the anthony dobranski blog


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The pre-apocalypse

My writing group noted that my new story, though a different setting, is also a post-apolcyalypse tale, or at least post-disaster. One colleague included my novel in that theme, even though in my novel things are good, but about to get worse. It’s pre-apocalyptic, she said.

Something in that. My faith is that humanity will persist, but a lot of bad things are going to happen. By the standards of the past they already have. Like my mentor Philip K Dick, I’m less pinpointing details of the great shift, just exploring scenes after upheaval, where people have adapted to far different norms of environment and behavior. I no doubt absorbed this from my family history, for my parents fled war and Soviet occupation, and my own late 20th century life, where we took on huge social changes, and where the rest of the world changed vastly more. I greatly admire writers like Jim Shepard and Harlan Ellison, who change up place and time each story yet keep consistent in their approach and style.

Perhaps I’ll be more sensitive to this strain of pre-apocalyptic. I hope it will give me a way to glide across genre. I would enjoy writing historical.  Continue reading


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The future of the university, the bad part

When I posted on this subject a few days ago, I wish I had known this would be Mainstream Media Says College Sucks week. National Public Radio, the New York Times and the Economist have been discussing the ever greater burden of college tuition, the extremely poor guidance colleges give new students about the cost, the mismatch between graduates and the job market. Even the new sitcom Silicon Valley gets its hero his start by having him tell a major tech investor that if he doesn’t get funding, he might have to go back to college.

But no one has a solution, except regulation and future innovation. This avoids the problem. People go to college for different reasons, but most white-collar employers* use college as minimum requirement.

A college degree is not a guarantee of useful professional skills. A math major, a marketing major and an English major may join the same company the day after graduation, but the first two will get work in keeping with their training sooner than the last. I was a young English major looking for work in the recession of 1989, and I didn’t have a thing about me that an employer would want. But I didn’t quite know that until it was too late.  Continue reading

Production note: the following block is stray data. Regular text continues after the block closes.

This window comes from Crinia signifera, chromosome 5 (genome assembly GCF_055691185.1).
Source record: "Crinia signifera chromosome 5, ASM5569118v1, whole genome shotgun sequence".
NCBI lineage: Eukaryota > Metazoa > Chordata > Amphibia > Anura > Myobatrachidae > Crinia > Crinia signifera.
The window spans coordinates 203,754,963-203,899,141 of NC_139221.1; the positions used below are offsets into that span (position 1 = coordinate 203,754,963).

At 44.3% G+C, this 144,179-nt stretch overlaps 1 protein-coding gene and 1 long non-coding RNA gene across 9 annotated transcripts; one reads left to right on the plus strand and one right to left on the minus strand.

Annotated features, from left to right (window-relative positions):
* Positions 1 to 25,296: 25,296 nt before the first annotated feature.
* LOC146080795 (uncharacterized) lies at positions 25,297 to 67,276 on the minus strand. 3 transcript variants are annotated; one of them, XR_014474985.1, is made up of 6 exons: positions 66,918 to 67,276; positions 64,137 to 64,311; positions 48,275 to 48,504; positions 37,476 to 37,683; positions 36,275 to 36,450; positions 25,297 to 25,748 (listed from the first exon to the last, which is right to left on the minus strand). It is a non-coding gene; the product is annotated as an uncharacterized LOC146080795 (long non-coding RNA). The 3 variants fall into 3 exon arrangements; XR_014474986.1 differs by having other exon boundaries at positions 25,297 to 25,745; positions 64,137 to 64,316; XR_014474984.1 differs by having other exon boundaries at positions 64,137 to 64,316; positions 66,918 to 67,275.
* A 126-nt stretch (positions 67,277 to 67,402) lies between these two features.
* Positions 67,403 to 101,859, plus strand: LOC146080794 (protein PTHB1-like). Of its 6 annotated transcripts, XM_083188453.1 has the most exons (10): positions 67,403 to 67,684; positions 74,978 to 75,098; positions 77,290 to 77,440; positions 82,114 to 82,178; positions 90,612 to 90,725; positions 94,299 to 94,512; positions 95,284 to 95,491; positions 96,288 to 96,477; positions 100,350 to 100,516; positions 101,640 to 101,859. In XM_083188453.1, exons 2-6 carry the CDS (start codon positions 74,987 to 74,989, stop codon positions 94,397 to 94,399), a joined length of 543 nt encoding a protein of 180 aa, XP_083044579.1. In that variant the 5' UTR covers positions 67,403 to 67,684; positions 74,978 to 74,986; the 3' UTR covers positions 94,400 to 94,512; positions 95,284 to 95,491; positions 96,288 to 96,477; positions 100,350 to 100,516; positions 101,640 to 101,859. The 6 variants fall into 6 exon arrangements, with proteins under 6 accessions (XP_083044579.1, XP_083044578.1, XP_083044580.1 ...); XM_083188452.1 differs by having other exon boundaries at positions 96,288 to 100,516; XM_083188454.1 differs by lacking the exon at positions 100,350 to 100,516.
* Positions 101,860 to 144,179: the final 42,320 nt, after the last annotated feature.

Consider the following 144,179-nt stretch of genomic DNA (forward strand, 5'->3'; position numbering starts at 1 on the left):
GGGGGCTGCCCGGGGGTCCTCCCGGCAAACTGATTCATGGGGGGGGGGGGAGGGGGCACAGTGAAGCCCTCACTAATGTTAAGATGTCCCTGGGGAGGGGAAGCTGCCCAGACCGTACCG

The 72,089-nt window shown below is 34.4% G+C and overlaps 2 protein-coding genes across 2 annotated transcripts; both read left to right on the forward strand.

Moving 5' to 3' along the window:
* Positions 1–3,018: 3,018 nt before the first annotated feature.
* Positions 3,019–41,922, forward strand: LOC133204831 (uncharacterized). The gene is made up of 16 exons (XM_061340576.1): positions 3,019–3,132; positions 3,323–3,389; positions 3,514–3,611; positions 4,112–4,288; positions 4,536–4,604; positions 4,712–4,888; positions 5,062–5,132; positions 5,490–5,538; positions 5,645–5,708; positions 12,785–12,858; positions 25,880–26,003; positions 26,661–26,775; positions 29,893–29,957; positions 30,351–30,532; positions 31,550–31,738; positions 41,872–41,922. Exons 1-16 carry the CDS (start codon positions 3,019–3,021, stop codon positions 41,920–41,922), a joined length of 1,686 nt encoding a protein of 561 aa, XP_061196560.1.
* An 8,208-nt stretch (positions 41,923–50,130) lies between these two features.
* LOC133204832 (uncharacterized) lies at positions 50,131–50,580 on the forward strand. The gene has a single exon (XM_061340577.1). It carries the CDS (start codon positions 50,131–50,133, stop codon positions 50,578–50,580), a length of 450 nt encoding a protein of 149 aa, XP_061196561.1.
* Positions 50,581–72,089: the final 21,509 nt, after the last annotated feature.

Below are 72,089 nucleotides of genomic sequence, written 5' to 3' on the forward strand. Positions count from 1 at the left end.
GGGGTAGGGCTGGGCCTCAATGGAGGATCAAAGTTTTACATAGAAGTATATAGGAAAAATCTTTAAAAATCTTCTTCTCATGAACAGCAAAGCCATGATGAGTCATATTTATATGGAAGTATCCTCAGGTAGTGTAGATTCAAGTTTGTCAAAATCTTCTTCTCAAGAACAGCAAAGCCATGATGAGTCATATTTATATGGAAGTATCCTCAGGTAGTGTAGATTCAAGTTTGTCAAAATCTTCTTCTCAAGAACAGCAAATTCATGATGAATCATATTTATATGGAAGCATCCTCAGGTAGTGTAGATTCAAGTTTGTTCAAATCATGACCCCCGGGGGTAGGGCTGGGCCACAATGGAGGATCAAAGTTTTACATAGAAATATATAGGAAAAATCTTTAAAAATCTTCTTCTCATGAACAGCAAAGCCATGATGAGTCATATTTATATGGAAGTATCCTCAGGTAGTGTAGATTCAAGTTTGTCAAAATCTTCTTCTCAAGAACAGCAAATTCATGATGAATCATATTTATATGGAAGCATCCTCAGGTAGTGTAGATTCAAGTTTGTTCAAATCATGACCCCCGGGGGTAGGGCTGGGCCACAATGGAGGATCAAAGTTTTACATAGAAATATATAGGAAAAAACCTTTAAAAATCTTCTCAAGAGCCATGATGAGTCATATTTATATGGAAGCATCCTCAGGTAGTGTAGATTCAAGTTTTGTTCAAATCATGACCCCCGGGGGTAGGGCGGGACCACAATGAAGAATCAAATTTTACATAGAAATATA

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Science blinded by vocabulary

The New York Times Magazine recently had a fascinating article about the quest to establish a scientific basis for bisexuality. It discussed the early work of researcher Michael Bailey, who first used studies of penile inflation while watching both gay and straight porn to conclude that there was no measurable bisexual response.

Among the points raised in the strong objection to this study (objections to which he is listening) was that porn in and of itself is not always arousing to people; one lay-person noted that the ill-used and unhealthy women who often appear in porn are a turn-off to people who care about women as more than just targets.

It’s another reminder (I’ve written about this before) that scientists need to ask better questions, to step back from assumptions and unquestioned terminology. The -sexual in science’s terms for people’s affections sounds precise, but is so reductive as to mislead. Yes we desire certain people, and it is with those people that we are likely to form lasting pairings. But we know that in those pairings are a world of romance, of partnership, of spiritual complementarity.

Yet a professor of psychology who seeks the truth of a sexuality so rare and furtive as to be a Yeti, fifty years after Alfred Kinsey put male attraction on a six-point range, can’t think to do more than check for chubbies. His science was blinded by vocabulary. Continue reading


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American, in my genes?

Over the last few years I have begun to wonder how many of our human differences are actually heritable. Specifically: if Americans, both North and South, are and are growing biologically different from the descendants those who didn’t leave their home countries.

It’s not as silly as it might first sound. We’re only beginning to scratch the full complexity of our biochemical nature, and how our nurture affects it — but it is becoming clear to science that what happens to our bodies can affect what a given gene does, from turning it off to changing its products; and, that we can pass on those effects to the bodies we create.

But how far into our individual natures does this heritability go?